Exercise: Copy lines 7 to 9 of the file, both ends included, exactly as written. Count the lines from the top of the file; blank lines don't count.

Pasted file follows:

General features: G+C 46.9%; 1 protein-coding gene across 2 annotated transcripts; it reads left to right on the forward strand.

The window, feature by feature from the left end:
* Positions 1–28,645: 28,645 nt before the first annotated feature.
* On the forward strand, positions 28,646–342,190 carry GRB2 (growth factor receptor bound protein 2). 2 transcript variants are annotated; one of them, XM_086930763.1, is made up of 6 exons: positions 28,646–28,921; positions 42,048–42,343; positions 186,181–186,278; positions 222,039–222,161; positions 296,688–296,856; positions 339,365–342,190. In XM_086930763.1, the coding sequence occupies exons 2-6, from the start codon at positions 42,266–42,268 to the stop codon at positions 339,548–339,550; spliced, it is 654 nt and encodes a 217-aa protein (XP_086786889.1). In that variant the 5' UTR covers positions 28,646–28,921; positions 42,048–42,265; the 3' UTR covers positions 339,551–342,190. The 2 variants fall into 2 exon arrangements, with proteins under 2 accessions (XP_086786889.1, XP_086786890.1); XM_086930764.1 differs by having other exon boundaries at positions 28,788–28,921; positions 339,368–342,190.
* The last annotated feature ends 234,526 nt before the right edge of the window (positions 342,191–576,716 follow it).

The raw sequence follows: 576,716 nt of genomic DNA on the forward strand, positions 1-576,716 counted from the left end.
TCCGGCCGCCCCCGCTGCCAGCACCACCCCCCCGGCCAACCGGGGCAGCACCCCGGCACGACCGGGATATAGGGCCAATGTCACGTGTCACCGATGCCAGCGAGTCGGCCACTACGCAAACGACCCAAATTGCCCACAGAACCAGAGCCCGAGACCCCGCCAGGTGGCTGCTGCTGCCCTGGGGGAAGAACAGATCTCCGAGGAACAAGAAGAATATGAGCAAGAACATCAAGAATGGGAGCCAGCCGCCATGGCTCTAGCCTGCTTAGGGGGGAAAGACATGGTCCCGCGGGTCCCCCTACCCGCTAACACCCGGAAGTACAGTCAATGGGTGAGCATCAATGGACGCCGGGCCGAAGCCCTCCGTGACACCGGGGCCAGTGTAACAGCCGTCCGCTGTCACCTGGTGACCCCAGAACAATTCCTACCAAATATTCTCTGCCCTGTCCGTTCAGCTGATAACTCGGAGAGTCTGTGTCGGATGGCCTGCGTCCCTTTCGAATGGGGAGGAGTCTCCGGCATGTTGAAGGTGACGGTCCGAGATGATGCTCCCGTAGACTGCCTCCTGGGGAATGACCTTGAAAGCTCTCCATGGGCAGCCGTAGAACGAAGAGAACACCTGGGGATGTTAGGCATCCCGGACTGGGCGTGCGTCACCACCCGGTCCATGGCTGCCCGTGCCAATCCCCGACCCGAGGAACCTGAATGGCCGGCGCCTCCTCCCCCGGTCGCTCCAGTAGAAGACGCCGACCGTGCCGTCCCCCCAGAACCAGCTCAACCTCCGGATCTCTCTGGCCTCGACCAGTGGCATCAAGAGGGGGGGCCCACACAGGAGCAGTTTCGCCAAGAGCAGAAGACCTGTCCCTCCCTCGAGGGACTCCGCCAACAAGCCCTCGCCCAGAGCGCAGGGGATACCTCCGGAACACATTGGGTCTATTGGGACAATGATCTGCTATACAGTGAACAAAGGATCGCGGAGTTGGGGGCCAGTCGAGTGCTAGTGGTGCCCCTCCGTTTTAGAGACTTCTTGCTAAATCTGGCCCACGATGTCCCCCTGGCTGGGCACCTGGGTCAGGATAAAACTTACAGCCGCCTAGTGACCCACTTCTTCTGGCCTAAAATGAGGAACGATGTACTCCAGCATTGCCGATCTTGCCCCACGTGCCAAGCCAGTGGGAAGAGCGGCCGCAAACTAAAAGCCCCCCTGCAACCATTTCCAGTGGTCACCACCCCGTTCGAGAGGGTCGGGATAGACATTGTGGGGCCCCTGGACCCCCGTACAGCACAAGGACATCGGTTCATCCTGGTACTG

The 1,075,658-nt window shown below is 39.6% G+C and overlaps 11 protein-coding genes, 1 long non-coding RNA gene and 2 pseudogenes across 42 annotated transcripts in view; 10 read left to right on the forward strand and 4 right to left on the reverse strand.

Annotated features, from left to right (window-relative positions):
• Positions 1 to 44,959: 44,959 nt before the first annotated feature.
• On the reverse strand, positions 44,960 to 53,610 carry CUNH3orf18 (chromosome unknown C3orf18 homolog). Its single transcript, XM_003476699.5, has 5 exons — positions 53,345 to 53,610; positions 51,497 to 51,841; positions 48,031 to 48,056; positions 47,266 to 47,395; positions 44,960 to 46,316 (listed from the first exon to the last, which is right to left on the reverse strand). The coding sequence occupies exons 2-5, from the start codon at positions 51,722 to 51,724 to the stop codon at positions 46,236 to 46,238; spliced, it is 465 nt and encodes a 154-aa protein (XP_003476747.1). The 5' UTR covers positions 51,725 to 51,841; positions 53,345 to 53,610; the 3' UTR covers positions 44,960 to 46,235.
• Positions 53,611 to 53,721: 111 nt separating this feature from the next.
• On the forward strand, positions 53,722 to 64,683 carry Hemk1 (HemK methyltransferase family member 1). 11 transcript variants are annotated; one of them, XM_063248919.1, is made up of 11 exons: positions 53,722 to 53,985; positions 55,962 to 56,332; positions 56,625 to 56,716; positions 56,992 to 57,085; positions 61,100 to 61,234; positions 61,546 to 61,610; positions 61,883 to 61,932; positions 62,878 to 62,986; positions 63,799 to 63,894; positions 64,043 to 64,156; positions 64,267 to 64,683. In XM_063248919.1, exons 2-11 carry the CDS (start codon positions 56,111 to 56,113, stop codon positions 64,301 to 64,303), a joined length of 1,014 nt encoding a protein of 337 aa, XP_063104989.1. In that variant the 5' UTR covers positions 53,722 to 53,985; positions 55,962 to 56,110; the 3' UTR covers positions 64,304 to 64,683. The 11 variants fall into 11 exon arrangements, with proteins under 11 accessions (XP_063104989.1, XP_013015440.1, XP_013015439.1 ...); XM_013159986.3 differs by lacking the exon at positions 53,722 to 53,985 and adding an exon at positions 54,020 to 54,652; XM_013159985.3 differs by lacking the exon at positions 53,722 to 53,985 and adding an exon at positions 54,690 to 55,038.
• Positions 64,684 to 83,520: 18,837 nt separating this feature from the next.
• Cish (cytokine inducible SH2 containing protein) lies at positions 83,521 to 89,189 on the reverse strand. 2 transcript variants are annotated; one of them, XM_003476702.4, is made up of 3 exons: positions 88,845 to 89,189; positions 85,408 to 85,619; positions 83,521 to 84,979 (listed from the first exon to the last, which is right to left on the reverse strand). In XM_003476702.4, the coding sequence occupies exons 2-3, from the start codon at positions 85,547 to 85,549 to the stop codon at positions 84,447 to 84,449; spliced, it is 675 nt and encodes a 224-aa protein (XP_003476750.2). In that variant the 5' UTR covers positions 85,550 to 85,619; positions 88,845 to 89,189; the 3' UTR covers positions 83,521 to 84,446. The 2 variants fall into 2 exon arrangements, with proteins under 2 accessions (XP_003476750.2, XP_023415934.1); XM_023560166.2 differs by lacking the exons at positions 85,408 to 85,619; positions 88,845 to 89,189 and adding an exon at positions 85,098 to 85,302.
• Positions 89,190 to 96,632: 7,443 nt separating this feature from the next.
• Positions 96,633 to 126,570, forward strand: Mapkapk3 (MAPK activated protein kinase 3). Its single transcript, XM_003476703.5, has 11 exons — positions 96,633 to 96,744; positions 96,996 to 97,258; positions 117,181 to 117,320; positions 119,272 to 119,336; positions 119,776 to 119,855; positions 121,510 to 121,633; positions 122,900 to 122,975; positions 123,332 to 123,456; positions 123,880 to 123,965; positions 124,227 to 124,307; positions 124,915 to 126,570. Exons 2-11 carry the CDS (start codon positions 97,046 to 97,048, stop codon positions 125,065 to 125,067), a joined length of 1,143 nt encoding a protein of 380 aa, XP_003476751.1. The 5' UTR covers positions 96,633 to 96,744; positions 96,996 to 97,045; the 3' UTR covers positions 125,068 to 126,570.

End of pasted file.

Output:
TCCGGCCGCCCCCGCTGCCAGCACCACCCCCCCGGCCAACCGGGGCAGCACCCCGGCACGACCGGGATATAGGGCCAATGTCACGTGTCACCGATGCCAGCGAGTCGGCCACTACGCAAACGACCCAAATTGCCCACAGAACCAGAGCCCGAGACCCCGCCAGGTGGCTGCTGCTGCCCTGGGGGAAGAACAGATCTCCGAGGAACAAGAAGAATATGAGCAAGAACATCAAGAATGGGAGCCAGCCGCCATGGCTCTAGCCTGCTTAGGGGGGAAAGACATGGTCCCGCGGGTCCCCCTACCCGCTAACACCCGGAAGTACAGTCAATGGGTGAGCATCAATGGACGCCGGGCCGAAGCCCTCCGTGACACCGGGGCCAGTGTAACAGCCGTCCGCTGTCACCTGGTGACCCCAGAACAATTCCTACCAAATATTCTCTGCCCTGTCCGTTCAGCTGATAACTCGGAGAGTCTGTGTCGGATGGCCTGCGTCCCTTTCGAATGGGGAGGAGTCTCCGGCATGTTGAAGGTGACGGTCCGAGATGATGCTCCCGTAGACTGCCTCCTGGGGAATGACCTTGAAAGCTCTCCATGGGCAGCCGTAGAACGAAGAGAACACCTGGGGATGTTAGGCATCCCGGACTGGGCGTGCGTCACCACCCGGTCCATGGCTGCCCGTGCCAATCCCCGACCCGAGGAACCTGAATGGCCGGCGCCTCCTCCCCCGGTCGCTCCAGTAGAAGACGCCGACCGTGCCGTCCCCCCAGAACCAGCTCAACCTCCGGATCTCTCTGGCCTCGACCAGTGGCATCAAGAGGGGGGGCCCACACAGGAGCAGTTTCGCCAAGAGCAGAAGACCTGTCCCTCCCTCGAGGGACTCCGCCAACAAGCCCTCGCCCAGAGCGCAGGGGATACCTCCGGAACACATTGGGTCTATTGGGACAATGATCTGCTATACAGTGAACAAAGGATCGCGGAGTTGGGGGCCAGTCGAGTGCTAGTGGTGCCCCTCCGTTTTAGAGACTTCTTGCTAAATCTGGCCCACGATGTCCCCCTGGCTGGGCACCTGGGTCAGGATAAAACTTACAGCCGCCTAGTGACCCACTTCTTCTGGCCTAAAATGAGGAACGATGTACTCCAGCATTGCCGATCTTGCCCCACGTGCCAAGCCAGTGGGAAGAGCGGCCGCAAACTAAAAGCCCCCCTGCAACCATTTCCAGTGGTCACCACCCCGTTCGAGAGGGTCGGGATAGACATTGTGGGGCCCCTGGACCCCCGTACAGCACAAGGACATCGGTTCATCCTGGTACTG

The 1,075,658-nt window shown below is 39.6% G+C and overlaps 11 protein-coding genes, 1 long non-coding RNA gene and 2 pseudogenes across 42 annotated transcripts in view; 10 read left to right on the forward strand and 4 right to left on the reverse strand.

Annotated features, from left to right (window-relative positions):